WITHOUT LIGHT presents a world 250 years in the future, after the U.S.A. has dissolved and four isolated sovereign states, separated by tracts of uninhabited wilderness, have taken its place. Shortly after its formation, the nascent government of the State of New England was driven by regional hostilities to close its borders and sever all but the slimmest of formal diplomatic ties with California, Texahoma, and the Midwest Consortium. With the safety of its citizens ensured, the state and its scientific community turned to address an even more urgent problem–how to sustain a growing population of 300 million on 200,000 square miles of heavily developed land.
The Independence Cycle tells the story of one woman’s discovery and confrontation with the consequences of the state’s unthinkable decisions; how food has become the definitive currency of social status and inequality; and of those in power that would go to great ends to keep the truths of the state’s decisions secret.
WITHOUT LIGHT is a work of dystopian speculative fiction or “soft” science fiction, but the foundation for the story is drawn from a serious concern for, and scholarly engagement with, contemporary urban food systems. Though the details have been abstracted and fictionalized, many of the details of the story are based upon my ongoing efforts to research, write about, problem solve, advocate for, and manifest food justice in American cities.
Here are 4 personal experiences that were instrumental in inspiring me to begin WITHOUT LIGHT.
1. Whole Foods Rating Systems
I make an effort to eat well, to eat locally, and to eat sustainably. These efforts have long been tempered by my limited disposable income and a healthy sense of ambivalence about “certifiably” good food. I do the best I can, when I can.
I remember vividly the first time I confronted the graphic, color-coded rating systems used for produce, meat, and cleaning products in the Whole Foods Market in Charlottesville, VA. I remember standing in front of the meat counter, looking desperately back and forth between two piles of ground beef. One was not cheap, but firmly within my budget. The other was inconceivably expensive. They were tagged using Whole Food’s 5-step Animal Welfare Rating system, that gave the expensive beef a 5 (a lush green shone from its label) and the budget beef a 2 (the beef was branded with a shameful orange tag). I was, all at once, stricken with a moral dilemma, angry with the politics of guilt and shame that are so effectively monetized in stores like Whole Foods, and ashamed of my cynicism about a practice that may go a long way in improving how consumers think about meat consumption.
The ecosystem of emotions that swirled up around me in the few minutes it took to cave in and buy the most expensive ground beef I have ever purchased was complex and dynamic and touched upon everything from my racial and socioeconomic identities to my thinking about community and parenthood. I have always understood food to be inherently social, inherently cultural, and to be implicated in power relations; but this experience inspired me to think about the more emotional and personal aspects of those relationships.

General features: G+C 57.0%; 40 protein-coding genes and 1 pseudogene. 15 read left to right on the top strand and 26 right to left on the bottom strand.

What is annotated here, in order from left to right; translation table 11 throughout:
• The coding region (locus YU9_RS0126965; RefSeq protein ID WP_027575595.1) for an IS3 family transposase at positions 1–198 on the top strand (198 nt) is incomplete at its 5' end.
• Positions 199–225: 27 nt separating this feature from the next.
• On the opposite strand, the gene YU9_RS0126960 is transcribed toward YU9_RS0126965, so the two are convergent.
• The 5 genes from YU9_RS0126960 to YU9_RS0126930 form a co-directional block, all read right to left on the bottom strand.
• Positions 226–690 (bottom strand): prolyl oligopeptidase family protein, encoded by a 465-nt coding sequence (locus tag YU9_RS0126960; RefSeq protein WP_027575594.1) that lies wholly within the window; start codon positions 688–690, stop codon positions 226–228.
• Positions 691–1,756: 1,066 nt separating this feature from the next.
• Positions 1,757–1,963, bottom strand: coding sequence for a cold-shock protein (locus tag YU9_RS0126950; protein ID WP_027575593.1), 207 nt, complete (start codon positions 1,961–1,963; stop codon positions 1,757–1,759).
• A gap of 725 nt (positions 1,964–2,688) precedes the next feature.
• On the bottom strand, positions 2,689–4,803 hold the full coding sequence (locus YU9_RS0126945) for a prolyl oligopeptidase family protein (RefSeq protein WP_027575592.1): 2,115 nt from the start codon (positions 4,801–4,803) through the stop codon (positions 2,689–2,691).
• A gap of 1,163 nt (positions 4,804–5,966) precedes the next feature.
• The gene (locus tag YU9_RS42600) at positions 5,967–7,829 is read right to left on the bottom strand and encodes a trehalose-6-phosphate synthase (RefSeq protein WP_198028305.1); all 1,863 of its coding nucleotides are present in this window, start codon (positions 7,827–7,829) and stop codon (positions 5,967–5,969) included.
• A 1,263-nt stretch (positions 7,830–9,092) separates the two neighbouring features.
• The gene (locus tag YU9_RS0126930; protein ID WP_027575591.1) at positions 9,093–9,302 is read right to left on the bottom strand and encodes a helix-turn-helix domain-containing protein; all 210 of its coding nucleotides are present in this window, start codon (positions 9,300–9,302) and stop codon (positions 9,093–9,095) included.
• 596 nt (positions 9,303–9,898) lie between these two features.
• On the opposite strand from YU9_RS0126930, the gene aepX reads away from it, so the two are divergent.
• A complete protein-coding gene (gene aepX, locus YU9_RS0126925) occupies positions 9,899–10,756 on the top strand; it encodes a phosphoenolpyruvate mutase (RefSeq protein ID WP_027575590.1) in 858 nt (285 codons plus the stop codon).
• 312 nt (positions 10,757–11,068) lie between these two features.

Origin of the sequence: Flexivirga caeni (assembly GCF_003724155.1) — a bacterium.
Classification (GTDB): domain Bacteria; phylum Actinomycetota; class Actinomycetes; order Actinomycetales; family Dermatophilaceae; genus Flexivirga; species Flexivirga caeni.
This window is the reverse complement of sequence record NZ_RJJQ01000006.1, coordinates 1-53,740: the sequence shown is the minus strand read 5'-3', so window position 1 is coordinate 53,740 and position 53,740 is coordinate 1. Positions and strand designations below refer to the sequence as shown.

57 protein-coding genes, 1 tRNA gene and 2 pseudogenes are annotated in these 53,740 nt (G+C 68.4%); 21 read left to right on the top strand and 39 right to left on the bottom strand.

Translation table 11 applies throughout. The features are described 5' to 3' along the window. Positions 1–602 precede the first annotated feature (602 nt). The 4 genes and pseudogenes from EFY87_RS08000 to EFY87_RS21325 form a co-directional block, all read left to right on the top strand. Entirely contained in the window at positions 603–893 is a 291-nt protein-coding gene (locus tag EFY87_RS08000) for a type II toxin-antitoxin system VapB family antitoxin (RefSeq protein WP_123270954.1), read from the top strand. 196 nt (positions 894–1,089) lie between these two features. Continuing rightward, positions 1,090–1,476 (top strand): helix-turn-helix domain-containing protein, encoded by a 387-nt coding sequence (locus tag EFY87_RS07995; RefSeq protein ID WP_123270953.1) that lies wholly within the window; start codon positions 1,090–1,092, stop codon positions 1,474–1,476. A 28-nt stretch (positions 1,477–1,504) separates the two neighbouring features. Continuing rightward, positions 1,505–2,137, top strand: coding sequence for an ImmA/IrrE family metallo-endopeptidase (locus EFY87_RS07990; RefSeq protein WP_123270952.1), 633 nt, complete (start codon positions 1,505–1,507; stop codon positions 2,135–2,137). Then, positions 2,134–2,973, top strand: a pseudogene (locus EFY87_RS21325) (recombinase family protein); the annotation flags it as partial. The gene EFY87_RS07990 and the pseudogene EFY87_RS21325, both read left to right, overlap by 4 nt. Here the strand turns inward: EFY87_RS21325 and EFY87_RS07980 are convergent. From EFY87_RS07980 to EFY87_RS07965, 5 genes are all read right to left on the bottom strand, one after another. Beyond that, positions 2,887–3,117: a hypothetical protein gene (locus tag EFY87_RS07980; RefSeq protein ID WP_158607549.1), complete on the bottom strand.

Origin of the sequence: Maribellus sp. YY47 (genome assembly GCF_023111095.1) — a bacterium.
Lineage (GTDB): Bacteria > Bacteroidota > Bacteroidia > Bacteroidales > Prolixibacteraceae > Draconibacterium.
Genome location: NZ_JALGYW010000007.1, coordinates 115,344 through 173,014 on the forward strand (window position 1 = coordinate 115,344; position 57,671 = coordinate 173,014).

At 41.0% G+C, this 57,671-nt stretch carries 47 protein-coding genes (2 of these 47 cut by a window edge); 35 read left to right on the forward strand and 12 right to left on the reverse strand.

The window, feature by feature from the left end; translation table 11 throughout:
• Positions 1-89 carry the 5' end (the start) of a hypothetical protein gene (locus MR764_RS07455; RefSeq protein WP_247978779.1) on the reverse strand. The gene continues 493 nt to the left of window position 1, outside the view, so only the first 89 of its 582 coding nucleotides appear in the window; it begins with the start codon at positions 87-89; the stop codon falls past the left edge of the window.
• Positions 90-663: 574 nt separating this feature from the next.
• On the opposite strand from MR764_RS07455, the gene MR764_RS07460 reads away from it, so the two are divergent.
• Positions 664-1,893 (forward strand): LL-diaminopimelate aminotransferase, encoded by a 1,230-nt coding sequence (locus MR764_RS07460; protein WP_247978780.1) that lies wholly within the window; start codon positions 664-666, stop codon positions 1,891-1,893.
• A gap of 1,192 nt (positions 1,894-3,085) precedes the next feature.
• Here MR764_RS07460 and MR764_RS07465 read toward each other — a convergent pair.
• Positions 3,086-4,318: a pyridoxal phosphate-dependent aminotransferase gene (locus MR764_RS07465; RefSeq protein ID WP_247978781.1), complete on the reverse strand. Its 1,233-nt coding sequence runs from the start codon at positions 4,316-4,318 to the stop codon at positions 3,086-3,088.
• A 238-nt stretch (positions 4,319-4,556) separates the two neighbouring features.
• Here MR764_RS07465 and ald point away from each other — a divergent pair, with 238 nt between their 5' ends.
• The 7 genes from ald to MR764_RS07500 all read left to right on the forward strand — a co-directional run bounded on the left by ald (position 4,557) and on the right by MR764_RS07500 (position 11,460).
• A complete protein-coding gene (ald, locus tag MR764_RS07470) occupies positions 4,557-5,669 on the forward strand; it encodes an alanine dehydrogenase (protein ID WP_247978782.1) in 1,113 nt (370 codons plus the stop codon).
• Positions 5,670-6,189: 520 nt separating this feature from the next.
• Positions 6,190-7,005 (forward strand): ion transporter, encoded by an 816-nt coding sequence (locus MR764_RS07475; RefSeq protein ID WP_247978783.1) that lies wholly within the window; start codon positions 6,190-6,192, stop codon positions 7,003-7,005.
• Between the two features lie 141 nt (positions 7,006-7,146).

2. My Garden
I am an ardent, but admittedly inconsistent, backyard gardener. And as any backyard gardener who just read the previous sentence knows, inconsistency may be one of the worst approaches to gardening out there. Time, however, isn’t the only challenge to maintaining the six raised beds scattered around my back and side yards, or the pots arranged on my front porch and in the front lawn. Living in a relatively urban neighborhood, space and direct sunlight are limited; Pests range from insect to rodent, and from feline to cervine; Moving loads of large or heavy items like lumber or compost can be tricky; And urban contaminants like lead paint, automotive fluids, broken glass and asbestos are a significant concern. The list goes on.
Working in my own garden has inspired me to think about the challenges growers face and overcome, what kinds of challenges future geographies might present, and the single-minded determination of people who might see in growing food, a radical form of political resistance.
3. My Time Prison
Over the past two years, I have taught two college courses in the Fluvanna Correctional Center for Women, Virginia’s highest security prison facility for female offenders. While anything beyond the most distanced and courteous interactions with residents of the facility are discouraged, it is difficult as a professor not to get to know your students. Classroom discussion is not only a platform for learning, it is a platform for growth and change and healing–particularly for those who are systematically silenced.
It was not until I spent time in a place like FCCW that I truly grasped the degree to which food can be used as a tool of social control. It was not until I spent time talking to a group of women who have access to a shockingly wide array of overpriced candy, snack food, sodas, and highly processed “food products” in the prison’s privatized commissary; but rarely see a fresh vegetable or a whole grain carbohydrate in the chow hall, that I understood that it is not only possible, but profitable, to consign “undesirable” populations to a life of ill health and early death.
4. Central Virginia
For roughly five years I have lived in scenic central Virginia. Having grown up in Northern Virginia and lived as an adult in Washington DC, New York, Los Angeles, San Diego, and Durham, the degree to which I have adjusted to living in Virginia’s piedmont region is fairly remarkable. But adjust I have. I’ve spent countless hours considering the landscapes that surround me and what I would do if I could claim one tiny fraction of that landscape as my own.